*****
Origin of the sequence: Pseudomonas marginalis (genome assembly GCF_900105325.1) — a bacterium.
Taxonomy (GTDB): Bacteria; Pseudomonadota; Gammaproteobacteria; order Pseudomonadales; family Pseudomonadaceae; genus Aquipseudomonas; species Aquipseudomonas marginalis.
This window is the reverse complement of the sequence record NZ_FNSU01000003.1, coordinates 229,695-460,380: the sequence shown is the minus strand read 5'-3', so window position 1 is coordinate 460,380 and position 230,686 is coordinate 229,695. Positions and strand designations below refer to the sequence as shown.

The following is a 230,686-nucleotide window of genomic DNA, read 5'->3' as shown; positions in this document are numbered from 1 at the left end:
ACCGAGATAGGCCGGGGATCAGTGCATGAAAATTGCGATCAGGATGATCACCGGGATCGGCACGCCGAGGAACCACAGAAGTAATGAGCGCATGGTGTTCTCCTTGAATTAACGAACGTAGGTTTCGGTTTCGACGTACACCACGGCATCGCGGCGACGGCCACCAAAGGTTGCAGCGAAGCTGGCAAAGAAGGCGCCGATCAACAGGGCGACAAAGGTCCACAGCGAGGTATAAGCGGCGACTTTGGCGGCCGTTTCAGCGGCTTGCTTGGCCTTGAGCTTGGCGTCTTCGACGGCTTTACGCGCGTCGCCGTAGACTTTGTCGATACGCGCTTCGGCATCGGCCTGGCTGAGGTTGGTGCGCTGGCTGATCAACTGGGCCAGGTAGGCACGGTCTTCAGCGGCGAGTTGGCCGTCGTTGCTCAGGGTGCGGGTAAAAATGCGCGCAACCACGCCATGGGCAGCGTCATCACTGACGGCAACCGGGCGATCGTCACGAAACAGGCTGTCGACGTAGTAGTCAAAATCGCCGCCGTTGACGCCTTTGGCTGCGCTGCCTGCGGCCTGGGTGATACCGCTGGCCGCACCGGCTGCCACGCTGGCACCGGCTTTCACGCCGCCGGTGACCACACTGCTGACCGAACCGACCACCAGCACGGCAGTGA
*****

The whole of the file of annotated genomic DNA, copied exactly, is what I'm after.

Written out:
Origin of the sequence: Pseudomonas marginalis (genome assembly GCF_900105325.1) — a bacterium.
Taxonomy (GTDB): Bacteria; Pseudomonadota; Gammaproteobacteria; order Pseudomonadales; family Pseudomonadaceae; genus Aquipseudomonas; species Aquipseudomonas marginalis.
This window is the reverse complement of the sequence record NZ_FNSU01000003.1, coordinates 229,695-460,380: the sequence shown is the minus strand read 5'-3', so window position 1 is coordinate 460,380 and position 230,686 is coordinate 229,695. Positions and strand designations below refer to the sequence as shown.

The following is a 230,686-nucleotide window of genomic DNA, read 5'->3' as shown; positions in this document are numbered from 1 at the left end:
ACCGAGATAGGCCGGGGATCAGTGCATGAAAATTGCGATCAGGATGATCACCGGGATCGGCACGCCGAGGAACCACAGAAGTAATGAGCGCATGGTGTTCTCCTTGAATTAACGAACGTAGGTTTCGGTTTCGACGTACACCACGGCATCGCGGCGACGGCCACCAAAGGTTGCAGCGAAGCTGGCAAAGAAGGCGCCGATCAACAGGGCGACAAAGGTCCACAGCGAGGTATAAGCGGCGACTTTGGCGGCCGTTTCAGCGGCTTGCTTGGCCTTGAGCTTGGCGTCTTCGACGGCTTTACGCGCGTCGCCGTAGACTTTGTCGATACGCGCTTCGGCATCGGCCTGGCTGAGGTTGGTGCGCTGGCTGATCAACTGGGCCAGGTAGGCACGGTCTTCAGCGGCGAGTTGGCCGTCGTTGCTCAGGGTGCGGGTAAAAATGCGCGCAACCACGCCATGGGCAGCGTCATCACTGACGGCAACCGGGCGATCGTCACGAAACAGGCTGTCGACGTAGTAGTCAAAATCGCCGCCGTTGACGCCTTTGGCTGCGCTGCCTGCGGCCTGGGTGATACCGCTGGCCGCACCGGCTGCCACGCTGGCACCGGCTTTCACGCCGCCGGTGACCACACTGCTGACCGAACCGACCACCAGCACGGCAGTGA